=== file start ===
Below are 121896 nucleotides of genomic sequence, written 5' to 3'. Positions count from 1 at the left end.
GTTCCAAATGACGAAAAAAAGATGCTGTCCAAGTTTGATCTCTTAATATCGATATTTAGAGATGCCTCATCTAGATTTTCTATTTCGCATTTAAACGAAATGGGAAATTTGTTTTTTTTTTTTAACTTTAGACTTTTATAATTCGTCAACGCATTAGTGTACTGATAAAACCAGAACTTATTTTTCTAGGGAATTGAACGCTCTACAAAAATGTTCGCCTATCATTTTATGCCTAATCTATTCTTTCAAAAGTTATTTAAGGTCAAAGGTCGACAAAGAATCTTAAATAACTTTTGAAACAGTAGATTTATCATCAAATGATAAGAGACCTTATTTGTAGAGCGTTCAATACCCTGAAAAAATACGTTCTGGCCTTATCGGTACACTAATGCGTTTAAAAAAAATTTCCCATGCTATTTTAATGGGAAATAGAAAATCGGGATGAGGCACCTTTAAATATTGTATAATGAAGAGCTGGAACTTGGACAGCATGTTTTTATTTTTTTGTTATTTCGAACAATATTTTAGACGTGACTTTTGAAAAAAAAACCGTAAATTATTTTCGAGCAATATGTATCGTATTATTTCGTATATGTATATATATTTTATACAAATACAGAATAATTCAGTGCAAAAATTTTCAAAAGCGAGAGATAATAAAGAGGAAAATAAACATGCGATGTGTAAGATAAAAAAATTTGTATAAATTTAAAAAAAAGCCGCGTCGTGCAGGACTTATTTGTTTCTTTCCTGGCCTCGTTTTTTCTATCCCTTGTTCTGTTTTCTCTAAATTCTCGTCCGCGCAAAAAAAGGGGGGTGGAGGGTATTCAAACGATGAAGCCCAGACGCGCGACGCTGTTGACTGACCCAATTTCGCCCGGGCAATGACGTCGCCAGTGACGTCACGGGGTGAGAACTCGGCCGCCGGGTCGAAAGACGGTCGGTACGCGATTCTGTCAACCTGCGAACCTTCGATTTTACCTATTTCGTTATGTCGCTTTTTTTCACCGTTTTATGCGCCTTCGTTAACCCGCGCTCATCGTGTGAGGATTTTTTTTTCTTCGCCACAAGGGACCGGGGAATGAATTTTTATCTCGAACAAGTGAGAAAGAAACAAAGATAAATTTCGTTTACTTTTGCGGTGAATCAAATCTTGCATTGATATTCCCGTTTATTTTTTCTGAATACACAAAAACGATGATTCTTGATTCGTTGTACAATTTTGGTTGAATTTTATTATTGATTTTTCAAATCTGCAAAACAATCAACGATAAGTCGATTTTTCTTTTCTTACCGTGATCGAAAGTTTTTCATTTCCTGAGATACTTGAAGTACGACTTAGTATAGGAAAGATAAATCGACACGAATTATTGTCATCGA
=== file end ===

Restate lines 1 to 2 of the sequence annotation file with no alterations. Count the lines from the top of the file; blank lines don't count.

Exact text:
Below are 121896 nucleotides of genomic sequence, written 5' to 3'. Positions count from 1 at the left end.
GTTCCAAATGACGAAAAAAAGATGCTGTCCAAGTTTGATCTCTTAATATCGATATTTAGAGATGCCTCATCTAGATTTTCTATTTCGCATTTAAACGAAATGGGAAATTTGTTTTTTTTTTTTAACTTTAGACTTTTATAATTCGTCAACGCATTAGTGTACTGATAAAACCAGAACTTATTTTTCTAGGGAATTGAACGCTCTACAAAAATGTTCGCCTATCATTTTATGCCTAATCTATTCTTTCAAAAGTTATTTAAGGTCAAAGGTCGACAAAGAATCTTAAATAACTTTTGAAACAGTAGATTTATCATCAAATGATAAGAGACCTTATTTGTAGAGCGTTCAATACCCTGAAAAAATACGTTCTGGCCTTATCGGTACACTAATGCGTTTAAAAAAAATTTCCCATGCTATTTTAATGGGAAATAGAAAATCGGGATGAGGCACCTTTAAATATTGTATAATGAAGAGCTGGAACTTGGACAGCATGTTTTTATTTTTTTGTTATTTCGAACAATATTTTAGACGTGACTTTTGAAAAAAAAACCGTAAATTATTTTCGAGCAATATGTATCGTATTATTTCGTATATGTATATATATTTTATACAAATACAGAATAATTCAGTGCAAAAATTTTCAAAAGCGAGAGATAATAAAGAGGAAAATAAACATGCGATGTGTAAGATAAAAAAATTTGTATAAATTTAAAAAAAAGCCGCGTCGTGCAGGACTTATTTGTTTCTTTCCTGGCCTCGTTTTTTCTATCCCTTGTTCTGTTTTCTCTAAATTCTCGTCCGCGCAAAAAAAGGGGGGTGGAGGGTATTCAAACGATGAAGCCCAGACGCGCGACGCTGTTGACTGACCCAATTTCGCCCGGGCAATGACGTCGCCAGTGACGTCACGGGGTGAGAACTCGGCCGCCGGGTCGAAAGACGGTCGGTACGCGATTCTGTCAACCTGCGAACCTTCGATTTTACCTATTTCGTTATGTCGCTTTTTTTCACCGTTTTATGCGCCTTCGTTAACCCGCGCTCATCGTGTGAGGATTTTTTTTTCTTCGCCACAAGGGACCGGGGAATGAATTTTTATCTCGAACAAGTGAGAAAGAAACAAAGATAAATTTCGTTTACTTTTGCGGTGAATCAAATCTTGCATTGATATTCCCGTTTATTTTTTCTGAATACACAAAAACGATGATTCTTGATTCGTTGTACAATTTTGGTTGAATTTTATTATTGATTTTTCAAATCTGCAAAACAATCAACGATAAGTCGATTTTTCTTTTCTTACCGTGATCGAAAGTTTTTCATTTCCTGAGATACTTGAAGTACGACTTAGTATAGGAAAGATAAATCGACACGAATTATTGTCATCGA